High Capacity Bus Service

HCBS has had a controversial begining. This project by the IITIANS already has taken one life.

I am unsure of this project’s success, and also usure about the feasability of the project. What are your opinions?


Here is the introduction of the report submitted by IITians.

To download the whole report click here



With rapid urbanisation, the pressure on transportation systems has increased

in most cities in India. The inadequate transport system of cities, accompanied by

lack of comprehensive urban transport management strategies is promoting the use

of private individual transport. As an example, Delhi alone has experienced a ninefold

increase in its motor vehicle population over the last three decades, with public

transport contributing little to this increase.

Significant environmental, safety and health implications are associated with

high traffic density and inefficiently designed urban transport systems. Most cities

continue to face the problems of environment pollution, slower vehicular speeds, and

traffic congestion accompanied by unacceptable accident rates. As a result, urban

India encounters acute transport crisis and deteriorating air environment.

This situation calls for innovative, cost effective, safe and reliable transport

strategies. Modern High Capacity Bus Systems (HCBS) integrated with information

and communication technologies provide such an option for decongesting and

improving urban transport situations. In most cities, buses are still the most widely

used mode of conveyance and will continue to remain so. Therefore, it is crucial that

urban planners start looking at innovative ways by which the efficiency of the bus

transport can be improved to cater o the growing urban population. Preferential right

of way for buses along with priority for pedestrians and cyclists, intelligent transport

systems, cleaner fuels and vehicle technologies could be the way forward for

meeting the transport needs of our cities in the future.

HCBS is a term used for bus transportation systems that use available space

on arterial roads of cities with dedicated bus ways. These systems utilize modern

technologies for optimising flow, passenger movement, ticketing, bus scheduling,

etc. The efficiency of the system and high capacity of passengers transported

depends on the system as whole and not necessarily on the size of buses, though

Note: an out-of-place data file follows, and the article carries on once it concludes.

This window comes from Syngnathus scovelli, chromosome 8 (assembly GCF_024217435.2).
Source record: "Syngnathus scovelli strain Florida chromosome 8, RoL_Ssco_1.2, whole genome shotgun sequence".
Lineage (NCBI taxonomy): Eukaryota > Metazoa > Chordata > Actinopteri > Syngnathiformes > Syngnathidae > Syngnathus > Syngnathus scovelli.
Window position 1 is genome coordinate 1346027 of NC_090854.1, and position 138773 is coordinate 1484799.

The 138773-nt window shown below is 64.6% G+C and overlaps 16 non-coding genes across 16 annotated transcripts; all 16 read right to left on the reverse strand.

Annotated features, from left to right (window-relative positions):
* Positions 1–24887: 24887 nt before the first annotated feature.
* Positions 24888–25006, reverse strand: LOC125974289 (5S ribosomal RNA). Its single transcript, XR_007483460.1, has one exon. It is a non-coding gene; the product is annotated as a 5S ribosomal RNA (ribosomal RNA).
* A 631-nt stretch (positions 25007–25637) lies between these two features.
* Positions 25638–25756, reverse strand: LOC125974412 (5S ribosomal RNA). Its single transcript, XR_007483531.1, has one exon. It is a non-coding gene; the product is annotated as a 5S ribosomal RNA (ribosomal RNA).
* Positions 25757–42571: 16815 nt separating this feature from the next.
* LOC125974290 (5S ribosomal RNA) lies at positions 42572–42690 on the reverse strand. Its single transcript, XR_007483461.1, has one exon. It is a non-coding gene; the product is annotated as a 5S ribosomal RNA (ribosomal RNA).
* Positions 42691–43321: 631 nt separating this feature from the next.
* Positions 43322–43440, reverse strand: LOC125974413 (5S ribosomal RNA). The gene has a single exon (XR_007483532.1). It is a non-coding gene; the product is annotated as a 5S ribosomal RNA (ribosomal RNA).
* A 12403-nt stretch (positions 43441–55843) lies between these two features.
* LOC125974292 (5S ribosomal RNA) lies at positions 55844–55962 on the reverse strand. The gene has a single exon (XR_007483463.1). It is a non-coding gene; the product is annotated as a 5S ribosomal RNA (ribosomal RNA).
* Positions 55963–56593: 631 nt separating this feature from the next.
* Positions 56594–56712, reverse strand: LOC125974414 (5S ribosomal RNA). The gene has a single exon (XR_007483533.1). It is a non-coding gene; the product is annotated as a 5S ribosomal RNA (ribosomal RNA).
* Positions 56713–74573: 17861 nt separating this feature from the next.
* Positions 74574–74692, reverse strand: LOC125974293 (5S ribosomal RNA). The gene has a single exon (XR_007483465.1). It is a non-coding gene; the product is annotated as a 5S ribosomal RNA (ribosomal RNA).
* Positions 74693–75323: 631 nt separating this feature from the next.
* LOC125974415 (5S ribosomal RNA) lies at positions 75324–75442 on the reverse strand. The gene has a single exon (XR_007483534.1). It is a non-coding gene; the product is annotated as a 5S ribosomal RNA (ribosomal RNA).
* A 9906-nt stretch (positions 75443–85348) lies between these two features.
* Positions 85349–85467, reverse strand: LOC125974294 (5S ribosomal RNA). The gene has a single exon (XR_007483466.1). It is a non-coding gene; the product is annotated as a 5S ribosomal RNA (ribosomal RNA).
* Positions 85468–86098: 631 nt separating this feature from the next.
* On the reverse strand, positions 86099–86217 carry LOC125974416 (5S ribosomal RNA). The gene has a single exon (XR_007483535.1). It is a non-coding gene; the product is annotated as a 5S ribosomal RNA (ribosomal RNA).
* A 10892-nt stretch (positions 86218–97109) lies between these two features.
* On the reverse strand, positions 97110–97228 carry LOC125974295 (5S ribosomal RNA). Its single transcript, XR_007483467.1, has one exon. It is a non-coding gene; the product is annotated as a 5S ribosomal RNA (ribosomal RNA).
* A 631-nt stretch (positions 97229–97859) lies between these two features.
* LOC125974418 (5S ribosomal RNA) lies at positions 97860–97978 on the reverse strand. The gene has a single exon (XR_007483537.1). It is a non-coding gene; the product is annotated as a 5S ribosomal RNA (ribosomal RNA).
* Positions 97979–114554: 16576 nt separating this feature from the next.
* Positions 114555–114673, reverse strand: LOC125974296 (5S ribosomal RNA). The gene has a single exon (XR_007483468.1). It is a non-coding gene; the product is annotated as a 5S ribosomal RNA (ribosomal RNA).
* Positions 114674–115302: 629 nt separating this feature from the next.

when necessary articulated buses could be used with ease. HCBS is a high-quality

customer oriented transit that delivers efficient, low cost and fast urban mobility.

These systems can be implemented at a fraction of the cost of rapid transit systems

available earlier. Such systems have the following characteristics: segregated

busways, rapid boarding and alighting, efficient fare collection, comfortable and

efficient shelters and stations, use of clean bus technologies not limited to any

particular type, and flexibility in routing. Such systems increase the capacity of

existing bus systems significantly and can be implemented in relatively short time

spans of 1 -2 years.

In this chapter we give the background of HCBS, international experience,

relevance to Delhi and estimates of costs and benefits.


HCBS systems have been introduced in a large number of cities in the

developing world, and even advanced economies are now following this example.


Some of the cities where such systems have been introduced or are in an advanced

stage of implementation are listed below:

1. Latin America:

Belo Horizonte, Bogota, Campinas, Curitiba, Goiania, Lima, Porto Alegre,

Quito, Recife, Sao Paulo

2. Asia:

Akita, Fukuoka, Gifu, Kanazuwa, Kunming, Miyazaki, Nagaoka, Nagoya,

Nigata, Taipeh.

3. Oceanía:

Adelaide, Brisbane.

5. North America:

Honolulu, Los Angeles, Miami, Ottawa, Pittsburg, Vancouver.

In addition, the following cities are at planning or construction stages:

1. Latin America:

Barranquilla, Bogota (expansion), Cartagena, Cuenca, Guatemala City,

Guayaquil, Lima, Mexico City, Panama City, Pereira, Quito (expansion), San

Juan, San Salvador.

2. Asia:

Bangalore, Surabaya.

4. Oceanía:

Auckland, Perth, Sydney.

5. North America:

Albany, Alameda and Contra Costa, Boston, Charlotte, Chicago, Cleveland,

Dulles Corridor, Eugene, Hartford, Las Vegas, Louisville, Montomery County,